Thanks for the list of resources Mari, and how right you are that self-publishing is expensive.

Katherine Roberts said...

Brilliant post Mari - and thanks to one of your previous posts, I 'discovered' Canva a couple of months ago and have been playing around with some cover designs, might even use some of them. I love how there are so many great images for just $1 that we can use on covers for ebooks and small print sales, and I believe there's also the option to purchase an extended licence if sales take off?

Jan Needle said...

Thanks Mari. Great stuff!

Mari Biella said...

Thanks for the comments, everyone - I hope these resources will be useful! (I agree, though, Dennis - I really do think that having your books out there, where they are at least available to anyone who might be interested, is reward enough in itself.)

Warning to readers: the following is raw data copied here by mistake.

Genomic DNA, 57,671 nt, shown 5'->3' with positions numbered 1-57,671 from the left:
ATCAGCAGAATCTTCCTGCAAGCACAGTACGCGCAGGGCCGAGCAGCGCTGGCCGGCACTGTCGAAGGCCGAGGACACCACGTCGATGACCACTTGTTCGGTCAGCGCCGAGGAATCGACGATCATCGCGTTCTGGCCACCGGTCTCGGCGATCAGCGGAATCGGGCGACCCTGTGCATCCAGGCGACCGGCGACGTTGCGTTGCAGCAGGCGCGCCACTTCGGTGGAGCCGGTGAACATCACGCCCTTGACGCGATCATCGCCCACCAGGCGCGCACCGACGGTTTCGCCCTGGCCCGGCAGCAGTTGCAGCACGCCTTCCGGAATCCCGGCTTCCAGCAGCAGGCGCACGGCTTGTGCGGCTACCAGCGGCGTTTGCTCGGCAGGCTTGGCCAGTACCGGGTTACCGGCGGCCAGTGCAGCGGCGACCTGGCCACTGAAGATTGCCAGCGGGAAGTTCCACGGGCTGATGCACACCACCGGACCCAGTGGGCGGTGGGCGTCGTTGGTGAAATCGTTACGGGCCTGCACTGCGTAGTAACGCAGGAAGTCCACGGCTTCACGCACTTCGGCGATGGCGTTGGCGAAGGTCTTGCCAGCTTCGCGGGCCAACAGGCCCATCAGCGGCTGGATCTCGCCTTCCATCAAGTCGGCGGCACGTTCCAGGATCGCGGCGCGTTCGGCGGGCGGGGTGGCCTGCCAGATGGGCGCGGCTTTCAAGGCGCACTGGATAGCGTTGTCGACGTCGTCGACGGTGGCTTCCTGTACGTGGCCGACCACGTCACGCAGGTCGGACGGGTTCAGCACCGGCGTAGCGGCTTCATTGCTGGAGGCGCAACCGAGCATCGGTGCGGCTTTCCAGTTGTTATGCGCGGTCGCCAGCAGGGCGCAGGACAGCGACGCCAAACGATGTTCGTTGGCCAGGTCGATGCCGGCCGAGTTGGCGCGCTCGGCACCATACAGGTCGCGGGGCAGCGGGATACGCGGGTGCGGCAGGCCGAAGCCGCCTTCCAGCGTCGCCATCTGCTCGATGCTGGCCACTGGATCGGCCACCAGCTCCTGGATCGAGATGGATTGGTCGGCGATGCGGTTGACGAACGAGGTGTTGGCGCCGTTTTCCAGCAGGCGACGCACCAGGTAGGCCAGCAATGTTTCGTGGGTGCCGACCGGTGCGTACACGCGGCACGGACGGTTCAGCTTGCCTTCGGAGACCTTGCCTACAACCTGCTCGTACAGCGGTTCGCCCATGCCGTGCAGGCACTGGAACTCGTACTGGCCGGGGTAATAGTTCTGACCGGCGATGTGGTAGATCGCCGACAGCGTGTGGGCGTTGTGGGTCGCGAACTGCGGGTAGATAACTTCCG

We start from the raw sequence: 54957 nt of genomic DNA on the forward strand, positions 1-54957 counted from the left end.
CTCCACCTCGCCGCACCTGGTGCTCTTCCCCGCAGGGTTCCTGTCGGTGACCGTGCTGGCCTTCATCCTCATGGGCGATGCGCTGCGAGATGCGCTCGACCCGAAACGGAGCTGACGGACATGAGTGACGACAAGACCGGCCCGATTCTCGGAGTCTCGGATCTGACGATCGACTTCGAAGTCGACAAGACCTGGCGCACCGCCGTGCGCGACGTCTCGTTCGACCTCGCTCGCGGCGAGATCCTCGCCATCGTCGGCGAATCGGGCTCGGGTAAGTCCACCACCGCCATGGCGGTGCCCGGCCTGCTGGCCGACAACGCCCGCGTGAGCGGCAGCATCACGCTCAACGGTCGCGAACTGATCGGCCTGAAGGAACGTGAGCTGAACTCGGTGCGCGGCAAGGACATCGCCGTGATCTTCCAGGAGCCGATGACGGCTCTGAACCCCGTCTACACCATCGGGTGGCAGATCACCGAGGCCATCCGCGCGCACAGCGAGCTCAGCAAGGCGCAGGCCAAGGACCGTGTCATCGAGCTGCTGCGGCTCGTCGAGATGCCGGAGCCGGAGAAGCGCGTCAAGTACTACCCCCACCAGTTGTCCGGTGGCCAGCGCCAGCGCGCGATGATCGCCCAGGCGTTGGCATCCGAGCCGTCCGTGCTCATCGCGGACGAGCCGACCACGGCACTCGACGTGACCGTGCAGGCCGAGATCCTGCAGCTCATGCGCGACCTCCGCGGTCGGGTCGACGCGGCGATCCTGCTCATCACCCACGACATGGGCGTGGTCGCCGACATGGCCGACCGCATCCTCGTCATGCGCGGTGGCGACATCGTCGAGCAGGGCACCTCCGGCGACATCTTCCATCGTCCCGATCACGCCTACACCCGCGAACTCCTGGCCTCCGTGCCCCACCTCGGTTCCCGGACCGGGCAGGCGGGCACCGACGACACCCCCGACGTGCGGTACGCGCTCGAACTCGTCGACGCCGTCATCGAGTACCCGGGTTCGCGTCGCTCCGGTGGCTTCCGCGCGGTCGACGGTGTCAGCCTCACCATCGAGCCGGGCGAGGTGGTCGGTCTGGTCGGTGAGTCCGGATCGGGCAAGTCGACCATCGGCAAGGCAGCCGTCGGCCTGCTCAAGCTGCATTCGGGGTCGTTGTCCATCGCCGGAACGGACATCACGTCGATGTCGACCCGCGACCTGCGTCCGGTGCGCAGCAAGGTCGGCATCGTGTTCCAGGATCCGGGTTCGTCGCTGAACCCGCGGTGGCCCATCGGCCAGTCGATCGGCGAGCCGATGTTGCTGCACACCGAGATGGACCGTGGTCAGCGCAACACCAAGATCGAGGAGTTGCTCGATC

Susan Price said...

Terrific post, Mari - thank you. A link to it will be added to the 'How To' pages right away.

Lydia Bennet said...

yes very useful thank you Mari, definitely one for the 'how to' section!

Umberto Tosi said...

This is a keeper! Thank you for posting this most helpful list of resources, many of them new to me as an author-publisher.

Wendy Jones said...

Great post and a useful list of resources. I'm off to check some of them out

Enid Richemont said...

Thanks for this, Mari - you are not only beautiful, but useful, too. I have duly taken note, and will follow up.